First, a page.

JERUSALEM (Reuters) – An Israeli prisoner exchange with Hamas has not yet been agreed and might not happen, Prime Minister Benjamin Netanyahu said on Tuesday after a cabinet colleague predicted a breakthrough in the near future.
“There is still no deal, and I do not know if there will be one,” Netanyahu, whose refusal to disclose details of the state of the Egyptian- and German-mediated negotiations has helped stoked speculation about imminent progress, told reporters.
Leaders of Hamas, the Islamist group ruling the Gaza Strip, were in Cairo to discuss the proposed swap of captive Israeli soldier Gilad Shalit for hundreds of jailed Palestinians.
Officials close to the talks said on Monday that Israel had dropped its objections to some 160 prisoners that Hamas wants included on the release roster. But both sides have demurred at anticipation, disseminated by Arab media, of an exchange being in place as soon as Friday, the Muslim feast of Eid al-Adha.
Israel had long balked at granting amnesty to Palestinians jailed for attacks that killed its citizens. While signaling flexibility in its bid to recover Shalit, the Israeli government is wary of a domestic backlash over a deal that bolsters Hamas.
“Should there be such (a swap) we will not be sparing with a public discussion. We will not do it as a fait accompli. We will allow the cabinet ministers, and the public in general, to discuss the issue,” Netanyahu said.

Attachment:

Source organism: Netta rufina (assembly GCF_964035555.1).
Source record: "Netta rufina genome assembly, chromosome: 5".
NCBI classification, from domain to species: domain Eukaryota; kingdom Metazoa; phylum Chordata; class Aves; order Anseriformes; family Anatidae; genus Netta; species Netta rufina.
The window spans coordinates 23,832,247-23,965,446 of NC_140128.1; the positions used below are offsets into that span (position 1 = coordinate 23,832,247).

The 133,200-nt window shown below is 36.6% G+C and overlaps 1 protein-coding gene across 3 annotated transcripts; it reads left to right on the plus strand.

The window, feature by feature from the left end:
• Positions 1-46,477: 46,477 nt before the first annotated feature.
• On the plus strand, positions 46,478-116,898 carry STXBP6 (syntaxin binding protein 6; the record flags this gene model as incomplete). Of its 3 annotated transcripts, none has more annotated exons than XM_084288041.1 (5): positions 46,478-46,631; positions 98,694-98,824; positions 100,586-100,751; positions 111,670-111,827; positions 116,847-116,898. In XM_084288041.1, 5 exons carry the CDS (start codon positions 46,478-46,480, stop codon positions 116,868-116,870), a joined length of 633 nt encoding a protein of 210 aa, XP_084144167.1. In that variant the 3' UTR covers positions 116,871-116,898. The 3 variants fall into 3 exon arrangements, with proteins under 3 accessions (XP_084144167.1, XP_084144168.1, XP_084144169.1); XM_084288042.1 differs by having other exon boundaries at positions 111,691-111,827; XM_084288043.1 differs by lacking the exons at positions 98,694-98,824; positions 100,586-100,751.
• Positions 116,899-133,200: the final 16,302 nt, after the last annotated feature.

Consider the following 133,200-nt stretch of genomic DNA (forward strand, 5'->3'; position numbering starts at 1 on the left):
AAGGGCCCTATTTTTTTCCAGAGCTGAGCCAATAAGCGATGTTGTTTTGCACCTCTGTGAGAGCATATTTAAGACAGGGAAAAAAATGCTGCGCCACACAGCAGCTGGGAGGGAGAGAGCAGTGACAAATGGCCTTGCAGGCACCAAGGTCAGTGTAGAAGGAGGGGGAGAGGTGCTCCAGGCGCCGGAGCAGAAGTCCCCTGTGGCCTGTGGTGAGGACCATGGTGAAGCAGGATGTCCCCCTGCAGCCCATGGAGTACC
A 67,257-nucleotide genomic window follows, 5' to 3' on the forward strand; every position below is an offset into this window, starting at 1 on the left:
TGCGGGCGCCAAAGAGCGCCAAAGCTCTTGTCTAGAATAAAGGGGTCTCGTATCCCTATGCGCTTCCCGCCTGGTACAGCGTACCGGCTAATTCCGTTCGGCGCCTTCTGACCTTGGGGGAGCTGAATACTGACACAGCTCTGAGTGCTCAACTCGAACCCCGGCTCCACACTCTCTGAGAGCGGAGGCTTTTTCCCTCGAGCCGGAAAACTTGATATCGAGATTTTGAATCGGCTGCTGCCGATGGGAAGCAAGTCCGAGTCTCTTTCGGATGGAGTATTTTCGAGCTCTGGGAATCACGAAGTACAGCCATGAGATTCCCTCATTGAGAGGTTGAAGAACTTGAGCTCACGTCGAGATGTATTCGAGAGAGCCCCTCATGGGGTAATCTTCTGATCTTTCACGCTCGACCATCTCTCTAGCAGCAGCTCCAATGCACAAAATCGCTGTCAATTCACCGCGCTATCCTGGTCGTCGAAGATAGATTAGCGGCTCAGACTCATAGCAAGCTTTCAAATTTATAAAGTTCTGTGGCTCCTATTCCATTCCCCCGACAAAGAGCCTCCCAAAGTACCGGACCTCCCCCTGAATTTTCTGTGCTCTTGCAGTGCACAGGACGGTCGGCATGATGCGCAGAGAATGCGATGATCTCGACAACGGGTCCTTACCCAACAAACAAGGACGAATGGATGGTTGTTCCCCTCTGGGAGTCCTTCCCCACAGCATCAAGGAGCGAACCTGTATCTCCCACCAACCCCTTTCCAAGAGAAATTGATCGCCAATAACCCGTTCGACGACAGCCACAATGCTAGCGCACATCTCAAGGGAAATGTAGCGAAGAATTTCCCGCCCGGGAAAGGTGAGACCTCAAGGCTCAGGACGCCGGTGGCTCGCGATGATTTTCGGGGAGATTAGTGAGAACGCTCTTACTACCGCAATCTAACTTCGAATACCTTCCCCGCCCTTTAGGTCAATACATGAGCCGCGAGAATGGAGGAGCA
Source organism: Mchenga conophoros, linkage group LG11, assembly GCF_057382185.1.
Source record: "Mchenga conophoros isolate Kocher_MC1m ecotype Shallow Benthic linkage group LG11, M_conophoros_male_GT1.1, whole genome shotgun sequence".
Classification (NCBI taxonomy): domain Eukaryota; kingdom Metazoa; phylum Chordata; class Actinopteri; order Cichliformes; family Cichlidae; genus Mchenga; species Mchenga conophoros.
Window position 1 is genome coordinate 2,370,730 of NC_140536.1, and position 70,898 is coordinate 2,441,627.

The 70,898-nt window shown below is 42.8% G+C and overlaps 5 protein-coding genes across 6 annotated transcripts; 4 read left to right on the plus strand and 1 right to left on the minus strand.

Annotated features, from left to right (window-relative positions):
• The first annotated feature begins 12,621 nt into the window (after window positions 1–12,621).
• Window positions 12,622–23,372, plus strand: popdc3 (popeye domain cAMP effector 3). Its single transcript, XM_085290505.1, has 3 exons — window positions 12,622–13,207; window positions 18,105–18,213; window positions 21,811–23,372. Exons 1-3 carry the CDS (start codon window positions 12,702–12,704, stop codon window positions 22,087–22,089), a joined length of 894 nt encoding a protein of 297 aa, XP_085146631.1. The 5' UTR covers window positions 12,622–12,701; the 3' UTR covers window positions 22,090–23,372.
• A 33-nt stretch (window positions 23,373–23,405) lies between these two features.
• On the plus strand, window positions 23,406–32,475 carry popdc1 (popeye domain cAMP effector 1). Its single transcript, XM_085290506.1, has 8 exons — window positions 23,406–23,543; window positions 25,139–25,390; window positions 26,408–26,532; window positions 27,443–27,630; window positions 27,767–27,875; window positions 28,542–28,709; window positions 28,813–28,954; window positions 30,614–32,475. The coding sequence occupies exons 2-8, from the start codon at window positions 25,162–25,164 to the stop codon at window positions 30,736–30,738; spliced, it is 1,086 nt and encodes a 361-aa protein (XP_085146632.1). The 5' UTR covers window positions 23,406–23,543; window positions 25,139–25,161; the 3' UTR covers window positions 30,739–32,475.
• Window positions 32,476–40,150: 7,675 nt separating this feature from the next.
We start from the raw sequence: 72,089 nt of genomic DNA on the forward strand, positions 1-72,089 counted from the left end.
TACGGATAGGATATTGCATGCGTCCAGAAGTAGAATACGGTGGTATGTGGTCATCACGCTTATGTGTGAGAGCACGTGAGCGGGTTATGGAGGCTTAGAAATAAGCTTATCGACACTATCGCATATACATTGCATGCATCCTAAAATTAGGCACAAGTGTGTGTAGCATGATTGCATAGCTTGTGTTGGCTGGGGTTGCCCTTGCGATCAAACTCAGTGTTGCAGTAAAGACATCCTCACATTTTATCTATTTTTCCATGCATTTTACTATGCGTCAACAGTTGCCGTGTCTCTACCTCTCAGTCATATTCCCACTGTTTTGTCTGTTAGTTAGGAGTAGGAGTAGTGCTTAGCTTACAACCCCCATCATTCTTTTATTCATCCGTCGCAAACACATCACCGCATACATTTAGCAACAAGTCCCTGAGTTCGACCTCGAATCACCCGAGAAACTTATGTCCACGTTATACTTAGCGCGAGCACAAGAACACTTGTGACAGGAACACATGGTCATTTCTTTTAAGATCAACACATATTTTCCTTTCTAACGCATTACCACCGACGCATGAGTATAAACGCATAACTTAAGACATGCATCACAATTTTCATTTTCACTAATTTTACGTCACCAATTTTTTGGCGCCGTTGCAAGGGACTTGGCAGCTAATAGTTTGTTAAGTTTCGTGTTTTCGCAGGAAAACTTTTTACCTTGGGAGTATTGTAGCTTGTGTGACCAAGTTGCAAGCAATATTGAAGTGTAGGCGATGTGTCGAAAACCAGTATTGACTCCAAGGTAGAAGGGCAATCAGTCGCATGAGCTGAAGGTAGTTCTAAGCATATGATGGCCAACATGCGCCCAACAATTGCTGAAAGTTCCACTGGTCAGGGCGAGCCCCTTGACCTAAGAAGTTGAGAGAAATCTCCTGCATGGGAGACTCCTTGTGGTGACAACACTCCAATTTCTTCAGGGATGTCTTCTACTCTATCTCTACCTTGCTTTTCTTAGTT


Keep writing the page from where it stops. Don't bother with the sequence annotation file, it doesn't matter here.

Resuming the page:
Earlier on Tuesday, Industry and Trade Minister Binyamin Ben-Eliezer, who is not a member of the Israeli security cabinet deliberating the prisoner swap, said a deal was “moving toward completion in the very near future.”
Speaking on Israel’s Army Radio, Ben-Eliezer said he had yet to see a list of Palestinian prisoners slated for amnesty but that he nonetheless envisaged broad-based support for freeing some military chiefs from Hamas and other anti-Israel factions.
“Obviously there will be names of heavy-duty murderers. The government will decide, and I hope the decision will be positive,” he said.
Shalit was seized by Hamas-led gunmen in a 2006 raid across the Gaza border, and his return is a cause celebre in Israel.
The release of prisoners is no less emotive for Palestinians, who see their nearly 11,000 brethren held in Israeli jails as national heroes.
Hamas accused Israel of stirring up speculation about an imminent deal in a bid to generate Palestinian popular pressure on the Islamist movement to speed up a deal.
Netanyahu said on Monday that there was no deal in place and that Israel awaited “clarification” of the latest Hamas demands.
Hamas said it was premature to expect imminent agreement and blamed Israel for any hold-ups. Hamas did not elaborate on this.
“We in Hamas are continuing our efforts, through the parties involved in the swap file, to overcome the obstacles placed by the Israeli enemy,” it said in a statement issued in Gaza.
Israel, having invoked stringent censorship on its own press to contain reports on the negotiations, has accused Hamas of deceptive media leaks. Hamas last month accelerated the talks by publishing a “proof of life” video of 23-year-old Shalit.